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Wine and Religion

by Staff Writer - A. Heinzman | May 21, 2012

The exact moment in history when wine was discovered is unknown, however historical references indicate that wine was known to the ancients. Wine was likely developed by accident from grapes collected for consumption during ancient times. Evidence of wine production can be found in Middle East archeological evidence from 5000 BCE. As wine has been appreciated since ancient times, it comes as no surprise that wine fits prominently in many major religions.

Wine plays an important role in the various religions developed in the ancient Middle East. Over time, specific religions spread and attracted many followers. Today there are three major Abrahamic religions that were formed in the ancient Middle East. These religions described in order of formation are Judaism, Christianity and Islam. Each of these Abrahamic religions has a unique and fascinating history with wine and alcohol.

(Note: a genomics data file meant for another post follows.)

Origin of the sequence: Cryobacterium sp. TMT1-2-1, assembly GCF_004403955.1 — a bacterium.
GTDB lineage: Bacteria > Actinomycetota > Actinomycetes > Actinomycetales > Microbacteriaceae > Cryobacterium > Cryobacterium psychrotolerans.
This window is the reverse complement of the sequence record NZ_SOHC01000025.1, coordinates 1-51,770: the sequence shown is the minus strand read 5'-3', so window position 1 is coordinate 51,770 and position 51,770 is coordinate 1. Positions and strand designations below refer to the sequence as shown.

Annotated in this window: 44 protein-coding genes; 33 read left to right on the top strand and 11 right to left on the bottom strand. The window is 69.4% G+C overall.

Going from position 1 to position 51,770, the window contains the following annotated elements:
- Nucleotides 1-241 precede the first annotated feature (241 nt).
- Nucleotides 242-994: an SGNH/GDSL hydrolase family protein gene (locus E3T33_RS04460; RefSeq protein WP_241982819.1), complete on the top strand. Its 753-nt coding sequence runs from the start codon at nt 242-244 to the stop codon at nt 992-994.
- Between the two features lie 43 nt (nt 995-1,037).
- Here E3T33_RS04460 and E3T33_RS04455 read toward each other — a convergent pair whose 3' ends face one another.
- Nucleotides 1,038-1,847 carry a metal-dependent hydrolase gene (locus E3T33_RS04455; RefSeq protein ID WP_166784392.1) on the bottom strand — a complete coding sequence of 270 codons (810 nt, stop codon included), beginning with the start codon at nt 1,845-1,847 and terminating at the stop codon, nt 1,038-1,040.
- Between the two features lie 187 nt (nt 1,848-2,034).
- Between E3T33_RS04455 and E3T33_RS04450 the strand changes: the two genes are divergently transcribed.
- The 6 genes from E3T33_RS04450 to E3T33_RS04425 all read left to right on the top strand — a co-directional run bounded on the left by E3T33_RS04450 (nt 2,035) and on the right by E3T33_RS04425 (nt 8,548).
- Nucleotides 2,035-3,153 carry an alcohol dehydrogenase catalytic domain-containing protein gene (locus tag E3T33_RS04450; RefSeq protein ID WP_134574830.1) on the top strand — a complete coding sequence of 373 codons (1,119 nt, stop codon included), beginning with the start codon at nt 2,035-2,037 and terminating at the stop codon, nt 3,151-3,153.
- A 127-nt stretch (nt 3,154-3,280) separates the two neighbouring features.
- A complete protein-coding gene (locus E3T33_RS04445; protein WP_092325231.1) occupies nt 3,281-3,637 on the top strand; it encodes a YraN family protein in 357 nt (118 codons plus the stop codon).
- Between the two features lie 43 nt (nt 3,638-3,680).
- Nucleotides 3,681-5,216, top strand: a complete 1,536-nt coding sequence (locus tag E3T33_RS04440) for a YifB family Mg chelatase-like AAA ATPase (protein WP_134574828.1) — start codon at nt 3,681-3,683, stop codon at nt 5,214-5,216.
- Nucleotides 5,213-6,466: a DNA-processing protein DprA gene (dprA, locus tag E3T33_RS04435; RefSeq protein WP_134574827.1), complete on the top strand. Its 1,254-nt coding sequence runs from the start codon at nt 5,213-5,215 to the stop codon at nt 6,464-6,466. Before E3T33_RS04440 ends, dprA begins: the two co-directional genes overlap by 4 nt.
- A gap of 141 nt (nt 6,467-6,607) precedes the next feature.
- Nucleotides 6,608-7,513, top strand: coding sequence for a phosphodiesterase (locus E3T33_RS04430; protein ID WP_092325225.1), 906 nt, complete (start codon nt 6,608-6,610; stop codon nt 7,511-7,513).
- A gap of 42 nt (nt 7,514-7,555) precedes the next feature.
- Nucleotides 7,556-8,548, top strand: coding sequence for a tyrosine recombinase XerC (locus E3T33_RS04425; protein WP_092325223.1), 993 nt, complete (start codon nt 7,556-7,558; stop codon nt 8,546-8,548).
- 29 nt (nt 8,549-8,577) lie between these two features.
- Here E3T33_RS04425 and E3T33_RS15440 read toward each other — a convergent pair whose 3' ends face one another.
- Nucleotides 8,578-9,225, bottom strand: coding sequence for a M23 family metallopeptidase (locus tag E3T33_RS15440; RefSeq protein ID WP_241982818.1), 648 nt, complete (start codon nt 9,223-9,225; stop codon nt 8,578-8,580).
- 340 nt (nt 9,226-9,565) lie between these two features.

Wine is an important part of Judaism. Passages in the Hebrew Bible demonstrate that wine was associated with the divine. In addition to divinity, the importance of wine can be seen with Bible passages threatening of barren vines if the word of God is disobeyed. As wine is an important feature of Judaism, wine can be found in various rituals still practiced today. In a Kiddush blessing, wine is blessed in order to sanctify Jewish holidays. Also during the Jewish festival of Passover, Rabbinic obligations exist where men and women consume four cups of wine. In other areas of Judaism, wine is used in a sacrificial capacity within religious services. In addition to the use of wine in Judaism, specific Jewish dietary laws require that wine be produced a certain way. These wines are known as kosher wines and must be produced by Sabbath observant Jews. In the production of kosher wines, all components must conform to religious rules and regulations.